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Brian Schroer Don't Call Me Mort!

Since I first heard about IronPython, I've always wondered why it was called that. When I think about "dynamic" languages, "iron" is not the first thing that comes to mind. Now there's IronRuby also.

I've searched "the internets", and have found no explanation of the names (although I did find out that Python is named for Monty Python and not the snake, which I didn't know).

...Or maybe I'm reading the names wrong and they start with a lowercase "L", not an "I". "L Ron Python" could be a tribute to scientology ;-)

Posted on Saturday, August 4, 2007 7:08 AM | Back to top


Comments on this post: Why "Iron"?

# re: Why "Iron"?
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I always assumed it had *something* to do with the fact that it compiles Python code to IL (Intermediate Language bytecode).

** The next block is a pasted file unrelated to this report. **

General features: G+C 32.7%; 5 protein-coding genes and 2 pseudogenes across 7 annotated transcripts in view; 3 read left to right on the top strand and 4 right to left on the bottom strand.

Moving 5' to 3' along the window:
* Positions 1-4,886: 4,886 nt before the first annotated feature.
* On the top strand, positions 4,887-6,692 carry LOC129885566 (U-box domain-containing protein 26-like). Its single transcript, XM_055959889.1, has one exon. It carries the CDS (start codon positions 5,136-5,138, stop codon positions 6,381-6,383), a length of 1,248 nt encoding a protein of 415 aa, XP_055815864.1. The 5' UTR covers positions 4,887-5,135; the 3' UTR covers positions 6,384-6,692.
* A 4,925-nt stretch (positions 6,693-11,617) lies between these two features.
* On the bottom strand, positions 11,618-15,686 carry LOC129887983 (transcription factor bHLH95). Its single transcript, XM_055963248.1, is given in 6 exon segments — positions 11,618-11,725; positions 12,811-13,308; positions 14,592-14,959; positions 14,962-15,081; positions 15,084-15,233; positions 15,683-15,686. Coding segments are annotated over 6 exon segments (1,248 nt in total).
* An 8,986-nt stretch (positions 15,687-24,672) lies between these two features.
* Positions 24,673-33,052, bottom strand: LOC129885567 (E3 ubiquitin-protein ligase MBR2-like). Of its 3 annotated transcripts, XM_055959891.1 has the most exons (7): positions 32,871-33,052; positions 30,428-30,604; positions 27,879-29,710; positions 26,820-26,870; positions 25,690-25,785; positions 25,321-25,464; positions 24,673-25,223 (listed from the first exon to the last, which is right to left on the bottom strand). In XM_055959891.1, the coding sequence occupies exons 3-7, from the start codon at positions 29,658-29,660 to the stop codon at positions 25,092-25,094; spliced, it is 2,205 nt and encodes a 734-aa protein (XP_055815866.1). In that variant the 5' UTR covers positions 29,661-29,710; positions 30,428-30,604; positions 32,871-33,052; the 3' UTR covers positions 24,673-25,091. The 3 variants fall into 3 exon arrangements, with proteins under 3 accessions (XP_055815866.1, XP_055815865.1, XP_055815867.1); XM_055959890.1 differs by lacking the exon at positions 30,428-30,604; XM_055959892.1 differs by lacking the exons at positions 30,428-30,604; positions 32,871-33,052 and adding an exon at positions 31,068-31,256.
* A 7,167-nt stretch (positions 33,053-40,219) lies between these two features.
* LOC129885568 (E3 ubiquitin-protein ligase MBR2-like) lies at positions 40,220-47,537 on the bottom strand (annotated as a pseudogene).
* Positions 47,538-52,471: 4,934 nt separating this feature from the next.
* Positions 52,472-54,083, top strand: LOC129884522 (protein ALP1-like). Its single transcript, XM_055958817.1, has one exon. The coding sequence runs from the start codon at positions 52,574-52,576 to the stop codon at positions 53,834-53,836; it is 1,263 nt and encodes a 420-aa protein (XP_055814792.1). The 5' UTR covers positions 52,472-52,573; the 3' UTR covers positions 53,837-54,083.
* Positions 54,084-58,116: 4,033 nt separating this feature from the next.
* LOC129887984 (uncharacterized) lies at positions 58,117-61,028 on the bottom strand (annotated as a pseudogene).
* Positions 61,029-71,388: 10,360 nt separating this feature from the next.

Not that that really explains anything...
Left by Michael Foord on Aug 04, 2007 11:04 AM

# re: Why "Iron"?
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Maybe to indicate that it is stronger or better than native Ruby or Python?
Left by Justin on Aug 06, 2007 7:31 AM

# re: Why "Iron"?
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From an NxtGenUG interview on Nov 6, 2007 Michael Foord (presumably the same MF as above):
Okay, why the word Iron? I've always wondered this. Iron this or Iron that. Why Iron?
The best explanation I have heard comes from John Lamb, he says it is revisionist history, that have invented it backward to fit with iron, but I think that It Runs On dotNet is a good acronym.
Left by bratch on Dec 27, 2007 11:32 PM

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